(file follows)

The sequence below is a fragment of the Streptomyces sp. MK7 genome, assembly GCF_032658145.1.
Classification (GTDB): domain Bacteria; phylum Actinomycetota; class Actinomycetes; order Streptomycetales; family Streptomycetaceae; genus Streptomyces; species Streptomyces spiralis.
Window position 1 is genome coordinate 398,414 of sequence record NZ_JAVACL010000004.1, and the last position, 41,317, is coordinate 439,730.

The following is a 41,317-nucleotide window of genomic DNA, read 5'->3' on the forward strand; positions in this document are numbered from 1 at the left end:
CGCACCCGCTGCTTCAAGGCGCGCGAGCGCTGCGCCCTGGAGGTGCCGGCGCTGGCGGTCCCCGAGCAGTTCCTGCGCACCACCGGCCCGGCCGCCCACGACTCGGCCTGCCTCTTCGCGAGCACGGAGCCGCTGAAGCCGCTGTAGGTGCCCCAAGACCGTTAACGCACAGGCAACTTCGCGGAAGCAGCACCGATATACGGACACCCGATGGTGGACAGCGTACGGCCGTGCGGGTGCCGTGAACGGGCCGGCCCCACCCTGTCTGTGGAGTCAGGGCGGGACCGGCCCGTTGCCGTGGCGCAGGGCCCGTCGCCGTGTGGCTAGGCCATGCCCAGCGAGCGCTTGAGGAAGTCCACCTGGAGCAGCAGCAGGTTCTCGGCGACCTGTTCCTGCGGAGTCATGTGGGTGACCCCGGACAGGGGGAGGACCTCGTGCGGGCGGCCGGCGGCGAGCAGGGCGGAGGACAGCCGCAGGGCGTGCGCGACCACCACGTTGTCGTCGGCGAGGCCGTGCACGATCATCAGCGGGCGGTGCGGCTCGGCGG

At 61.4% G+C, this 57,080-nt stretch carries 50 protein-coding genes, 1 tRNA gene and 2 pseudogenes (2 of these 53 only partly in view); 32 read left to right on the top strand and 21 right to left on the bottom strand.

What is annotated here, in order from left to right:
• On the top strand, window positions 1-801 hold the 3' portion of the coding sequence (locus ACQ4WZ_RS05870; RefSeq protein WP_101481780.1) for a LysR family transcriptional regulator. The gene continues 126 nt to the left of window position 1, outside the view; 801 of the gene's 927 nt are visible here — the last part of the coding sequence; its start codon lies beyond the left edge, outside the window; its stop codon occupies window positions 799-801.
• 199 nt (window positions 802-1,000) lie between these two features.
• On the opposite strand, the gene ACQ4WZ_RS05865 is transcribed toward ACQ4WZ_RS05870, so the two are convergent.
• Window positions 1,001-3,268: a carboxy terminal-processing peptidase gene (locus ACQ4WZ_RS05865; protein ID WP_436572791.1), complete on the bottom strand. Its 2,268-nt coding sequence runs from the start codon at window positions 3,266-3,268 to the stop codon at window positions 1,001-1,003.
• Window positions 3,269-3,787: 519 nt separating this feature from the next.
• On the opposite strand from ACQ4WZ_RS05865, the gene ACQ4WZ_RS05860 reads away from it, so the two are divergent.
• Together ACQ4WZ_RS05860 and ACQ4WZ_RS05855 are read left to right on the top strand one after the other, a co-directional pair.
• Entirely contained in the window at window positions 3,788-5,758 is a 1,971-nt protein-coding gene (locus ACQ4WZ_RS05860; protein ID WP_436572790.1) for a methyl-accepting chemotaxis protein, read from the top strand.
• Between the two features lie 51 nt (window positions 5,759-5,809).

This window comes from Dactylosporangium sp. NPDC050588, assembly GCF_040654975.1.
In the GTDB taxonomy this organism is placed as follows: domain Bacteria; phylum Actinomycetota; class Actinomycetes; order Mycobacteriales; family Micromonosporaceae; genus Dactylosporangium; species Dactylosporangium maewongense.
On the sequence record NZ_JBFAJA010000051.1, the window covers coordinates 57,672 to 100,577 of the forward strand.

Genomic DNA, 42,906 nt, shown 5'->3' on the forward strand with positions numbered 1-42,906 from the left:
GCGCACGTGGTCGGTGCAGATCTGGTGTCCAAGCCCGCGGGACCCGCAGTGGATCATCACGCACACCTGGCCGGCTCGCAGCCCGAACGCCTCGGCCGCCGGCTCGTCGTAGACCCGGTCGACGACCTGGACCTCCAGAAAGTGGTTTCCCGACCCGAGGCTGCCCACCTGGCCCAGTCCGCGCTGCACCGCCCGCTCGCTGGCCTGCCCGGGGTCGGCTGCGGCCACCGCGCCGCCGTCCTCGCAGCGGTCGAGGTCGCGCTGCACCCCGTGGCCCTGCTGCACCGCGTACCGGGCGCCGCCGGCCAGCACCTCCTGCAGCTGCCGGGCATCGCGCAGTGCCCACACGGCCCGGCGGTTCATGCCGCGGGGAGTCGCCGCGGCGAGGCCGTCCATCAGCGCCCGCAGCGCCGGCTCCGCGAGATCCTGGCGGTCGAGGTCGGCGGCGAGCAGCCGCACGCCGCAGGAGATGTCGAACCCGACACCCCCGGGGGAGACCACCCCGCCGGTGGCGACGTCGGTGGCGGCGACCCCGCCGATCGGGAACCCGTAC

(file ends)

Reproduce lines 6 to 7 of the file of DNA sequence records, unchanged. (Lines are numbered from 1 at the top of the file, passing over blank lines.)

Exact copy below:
At 61.4% G+C, this 57,080-nt stretch carries 50 protein-coding genes, 1 tRNA gene and 2 pseudogenes (2 of these 53 only partly in view); 32 read left to right on the top strand and 21 right to left on the bottom strand.

What is annotated here, in order from left to right: